Please consider this point carefully. Corporations act as they are designed to act. A small group of people have benefited inordinately from this effort. Most of us aren't in that minuscule group.

Until we, as Americans, face this fact, little will make sense. Consider, as an example, the reaction of people under the spell of right wing radio and TV commentators, supporting insurance companies, worrying that the public option will spell the demise of insurance companies. Where is the person who, when actually attempting to get benefits from their health insurance company, ends up thinking, "Wow, what a great company!" ?

Finally, consider these words:
But the stories about corporations aren’t the worst of it. In fact, that’s just the set up. The world is under the control of giant international companies which employ ruthless tactics to break down national barriers -- actually, who often don't even notice national barriers -- and we've all cooperated to the extent that we've helped them dismantle the few things that stood between these relentless abstractions and real people. Yeah, what else is new?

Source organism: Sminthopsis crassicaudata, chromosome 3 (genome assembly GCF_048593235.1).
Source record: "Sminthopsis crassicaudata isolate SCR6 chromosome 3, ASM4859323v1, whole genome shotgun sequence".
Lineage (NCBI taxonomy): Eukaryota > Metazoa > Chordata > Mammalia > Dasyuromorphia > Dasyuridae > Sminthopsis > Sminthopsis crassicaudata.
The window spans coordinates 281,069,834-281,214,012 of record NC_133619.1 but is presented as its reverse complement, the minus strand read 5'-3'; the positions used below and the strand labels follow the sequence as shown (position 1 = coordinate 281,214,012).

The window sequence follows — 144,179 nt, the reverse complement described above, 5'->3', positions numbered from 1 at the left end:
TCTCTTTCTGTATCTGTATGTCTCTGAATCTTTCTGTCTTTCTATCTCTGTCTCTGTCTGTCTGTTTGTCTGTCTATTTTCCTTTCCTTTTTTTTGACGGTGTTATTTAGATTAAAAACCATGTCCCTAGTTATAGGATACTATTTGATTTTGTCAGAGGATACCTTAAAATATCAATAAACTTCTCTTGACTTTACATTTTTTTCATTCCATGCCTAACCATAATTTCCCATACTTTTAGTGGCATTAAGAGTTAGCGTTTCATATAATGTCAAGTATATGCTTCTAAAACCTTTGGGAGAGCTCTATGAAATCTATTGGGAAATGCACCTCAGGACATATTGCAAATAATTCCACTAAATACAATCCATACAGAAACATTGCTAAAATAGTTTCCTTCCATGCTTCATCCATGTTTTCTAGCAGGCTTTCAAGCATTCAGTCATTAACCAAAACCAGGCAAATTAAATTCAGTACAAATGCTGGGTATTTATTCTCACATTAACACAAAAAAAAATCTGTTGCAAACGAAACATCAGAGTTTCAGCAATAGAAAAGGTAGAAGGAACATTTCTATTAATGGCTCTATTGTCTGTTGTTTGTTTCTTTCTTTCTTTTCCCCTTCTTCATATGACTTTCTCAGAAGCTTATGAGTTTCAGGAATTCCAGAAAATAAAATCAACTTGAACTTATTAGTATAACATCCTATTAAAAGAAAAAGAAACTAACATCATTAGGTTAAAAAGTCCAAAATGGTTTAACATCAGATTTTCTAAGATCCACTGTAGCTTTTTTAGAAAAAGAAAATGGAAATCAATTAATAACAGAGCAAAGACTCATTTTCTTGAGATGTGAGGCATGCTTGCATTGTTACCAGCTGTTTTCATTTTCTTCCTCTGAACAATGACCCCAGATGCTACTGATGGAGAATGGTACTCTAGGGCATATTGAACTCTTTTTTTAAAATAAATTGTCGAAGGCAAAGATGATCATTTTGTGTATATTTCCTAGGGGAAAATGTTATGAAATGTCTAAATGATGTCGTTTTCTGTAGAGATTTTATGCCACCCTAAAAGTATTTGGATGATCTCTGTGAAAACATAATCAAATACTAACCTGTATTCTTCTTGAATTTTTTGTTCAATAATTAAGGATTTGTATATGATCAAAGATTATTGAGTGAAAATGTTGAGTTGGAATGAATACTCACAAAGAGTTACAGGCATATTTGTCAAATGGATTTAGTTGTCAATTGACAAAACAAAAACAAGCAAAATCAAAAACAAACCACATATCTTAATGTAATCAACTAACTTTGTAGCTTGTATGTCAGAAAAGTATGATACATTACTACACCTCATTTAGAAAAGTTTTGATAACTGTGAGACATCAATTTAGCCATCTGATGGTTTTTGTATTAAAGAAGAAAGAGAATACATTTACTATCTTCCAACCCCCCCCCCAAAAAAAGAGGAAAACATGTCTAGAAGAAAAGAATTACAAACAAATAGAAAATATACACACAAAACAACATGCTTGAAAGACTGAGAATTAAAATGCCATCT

What’s new, at least relatively so, is the extent to which we’ve internalized the values of corporations. We criticize corporations for acting as if only the next quarter counts, but how often do we treat our own investments (an not just our financial investments) in the same way? How often is our response on any issue made on corporate terms, on terms that assume life is a zero-sum game where your advancement means my stagnation?
This type of corporate-think is pandemic. I fully admit that the specter of changing this seems almost beyond our scope. Corporations, and the manner in which they think and operate, are ubiquitous, the norm. To think otherwise seems Luddite. We see the same kinds of arguments about corporations as we do about guns: Corporations aren't either good or bad, it's how people use them.

This notion is false. Corporations will destroy the middle class, and democracy, here and elsewhere unless we recognize this threat and change the laws governing corporations to our advantage. We must make these legal fictions serve our needs. Unless we take this on, corporations will continue to work, consciously and deliberately, to enslave us, to get us to serve their needs.


My writing has been sporadic. I've been hustling my music career and other work. But I'm going to write more....